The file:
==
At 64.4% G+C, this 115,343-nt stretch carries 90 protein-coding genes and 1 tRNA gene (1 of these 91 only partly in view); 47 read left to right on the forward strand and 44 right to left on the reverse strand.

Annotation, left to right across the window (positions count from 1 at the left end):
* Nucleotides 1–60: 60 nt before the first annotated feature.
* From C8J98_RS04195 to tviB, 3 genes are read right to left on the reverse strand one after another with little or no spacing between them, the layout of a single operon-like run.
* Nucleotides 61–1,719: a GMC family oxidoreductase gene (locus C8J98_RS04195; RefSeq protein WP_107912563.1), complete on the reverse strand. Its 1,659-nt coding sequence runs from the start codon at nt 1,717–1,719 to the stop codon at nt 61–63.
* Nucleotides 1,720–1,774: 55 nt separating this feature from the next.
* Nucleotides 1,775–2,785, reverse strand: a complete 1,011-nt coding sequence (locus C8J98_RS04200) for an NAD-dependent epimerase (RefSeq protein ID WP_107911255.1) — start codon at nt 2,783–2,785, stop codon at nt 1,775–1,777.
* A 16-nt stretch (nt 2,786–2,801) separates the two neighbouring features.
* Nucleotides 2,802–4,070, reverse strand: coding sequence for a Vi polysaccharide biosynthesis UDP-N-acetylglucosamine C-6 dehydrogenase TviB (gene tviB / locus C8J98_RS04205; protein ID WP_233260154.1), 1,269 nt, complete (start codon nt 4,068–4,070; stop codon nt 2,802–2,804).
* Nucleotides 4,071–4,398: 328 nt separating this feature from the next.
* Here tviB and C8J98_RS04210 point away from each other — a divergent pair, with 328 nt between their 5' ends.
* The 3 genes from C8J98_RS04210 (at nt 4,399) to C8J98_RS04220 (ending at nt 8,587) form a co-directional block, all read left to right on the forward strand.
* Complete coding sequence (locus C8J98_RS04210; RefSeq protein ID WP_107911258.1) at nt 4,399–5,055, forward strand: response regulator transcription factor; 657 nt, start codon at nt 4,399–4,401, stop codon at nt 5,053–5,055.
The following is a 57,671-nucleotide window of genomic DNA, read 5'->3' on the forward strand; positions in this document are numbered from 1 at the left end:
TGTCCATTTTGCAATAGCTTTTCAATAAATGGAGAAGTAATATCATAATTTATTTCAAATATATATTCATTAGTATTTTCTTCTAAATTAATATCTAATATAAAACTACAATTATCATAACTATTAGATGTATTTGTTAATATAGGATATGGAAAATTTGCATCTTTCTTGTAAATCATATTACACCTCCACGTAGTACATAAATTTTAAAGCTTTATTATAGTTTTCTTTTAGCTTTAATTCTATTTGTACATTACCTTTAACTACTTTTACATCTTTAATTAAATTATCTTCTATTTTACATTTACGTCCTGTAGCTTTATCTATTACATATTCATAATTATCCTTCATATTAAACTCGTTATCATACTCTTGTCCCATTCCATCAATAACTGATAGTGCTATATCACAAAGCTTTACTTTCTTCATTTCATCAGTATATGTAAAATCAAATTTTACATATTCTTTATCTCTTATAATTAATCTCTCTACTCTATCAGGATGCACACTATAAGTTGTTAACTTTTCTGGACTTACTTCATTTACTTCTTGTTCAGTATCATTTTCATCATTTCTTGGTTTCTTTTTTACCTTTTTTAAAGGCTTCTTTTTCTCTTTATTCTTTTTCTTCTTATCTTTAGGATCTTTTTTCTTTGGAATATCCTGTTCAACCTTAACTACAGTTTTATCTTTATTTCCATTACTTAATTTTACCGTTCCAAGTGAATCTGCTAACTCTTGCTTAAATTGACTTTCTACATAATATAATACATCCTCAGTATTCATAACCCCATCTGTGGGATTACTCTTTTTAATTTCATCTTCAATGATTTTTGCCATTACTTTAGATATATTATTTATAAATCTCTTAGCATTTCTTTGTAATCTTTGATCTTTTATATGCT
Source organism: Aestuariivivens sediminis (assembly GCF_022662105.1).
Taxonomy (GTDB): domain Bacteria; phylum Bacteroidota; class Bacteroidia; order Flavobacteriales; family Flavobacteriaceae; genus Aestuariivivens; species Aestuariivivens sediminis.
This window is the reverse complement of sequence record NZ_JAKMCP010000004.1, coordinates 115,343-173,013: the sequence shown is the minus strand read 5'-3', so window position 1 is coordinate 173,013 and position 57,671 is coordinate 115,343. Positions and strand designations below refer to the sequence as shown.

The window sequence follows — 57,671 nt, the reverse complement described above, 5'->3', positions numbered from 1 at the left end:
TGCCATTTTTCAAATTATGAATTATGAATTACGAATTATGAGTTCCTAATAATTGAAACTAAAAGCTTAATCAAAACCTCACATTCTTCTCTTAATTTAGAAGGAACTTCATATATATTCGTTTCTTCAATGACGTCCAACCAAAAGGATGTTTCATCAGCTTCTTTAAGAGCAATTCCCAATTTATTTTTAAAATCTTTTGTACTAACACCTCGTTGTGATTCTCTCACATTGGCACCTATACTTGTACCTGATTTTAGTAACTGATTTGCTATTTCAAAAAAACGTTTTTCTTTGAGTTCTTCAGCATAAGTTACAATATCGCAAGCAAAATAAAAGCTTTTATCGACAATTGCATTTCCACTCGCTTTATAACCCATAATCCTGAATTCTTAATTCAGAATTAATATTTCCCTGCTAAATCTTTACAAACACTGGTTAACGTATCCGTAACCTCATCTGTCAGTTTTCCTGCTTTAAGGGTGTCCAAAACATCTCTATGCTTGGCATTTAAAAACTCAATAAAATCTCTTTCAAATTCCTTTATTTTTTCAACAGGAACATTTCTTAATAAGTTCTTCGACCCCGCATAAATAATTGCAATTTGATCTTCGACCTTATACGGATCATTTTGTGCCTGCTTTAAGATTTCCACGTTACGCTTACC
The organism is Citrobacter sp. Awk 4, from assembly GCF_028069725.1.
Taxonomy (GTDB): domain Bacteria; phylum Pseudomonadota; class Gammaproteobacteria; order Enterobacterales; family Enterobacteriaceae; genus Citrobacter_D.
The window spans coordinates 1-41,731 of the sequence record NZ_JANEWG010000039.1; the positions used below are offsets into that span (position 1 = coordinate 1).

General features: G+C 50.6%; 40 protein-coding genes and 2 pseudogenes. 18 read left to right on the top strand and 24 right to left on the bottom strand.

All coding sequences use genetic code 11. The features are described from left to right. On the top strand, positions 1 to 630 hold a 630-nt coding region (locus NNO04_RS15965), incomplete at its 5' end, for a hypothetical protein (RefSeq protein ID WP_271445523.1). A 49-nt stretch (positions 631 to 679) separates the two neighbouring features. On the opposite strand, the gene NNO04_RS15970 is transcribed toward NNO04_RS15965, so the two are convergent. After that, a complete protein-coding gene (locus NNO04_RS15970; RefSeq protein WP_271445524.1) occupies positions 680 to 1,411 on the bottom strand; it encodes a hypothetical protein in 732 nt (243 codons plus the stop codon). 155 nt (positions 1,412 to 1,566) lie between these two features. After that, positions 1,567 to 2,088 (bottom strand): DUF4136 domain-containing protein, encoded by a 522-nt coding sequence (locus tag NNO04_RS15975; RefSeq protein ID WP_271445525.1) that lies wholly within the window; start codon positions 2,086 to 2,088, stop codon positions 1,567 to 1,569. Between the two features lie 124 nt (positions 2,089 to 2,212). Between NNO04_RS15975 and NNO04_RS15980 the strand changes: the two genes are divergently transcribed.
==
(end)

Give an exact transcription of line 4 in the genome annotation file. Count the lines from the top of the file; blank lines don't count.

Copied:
* From C8J98_RS04195 to tviB, 3 genes are read right to left on the reverse strand one after another with little or no spacing between them, the layout of a single operon-like run.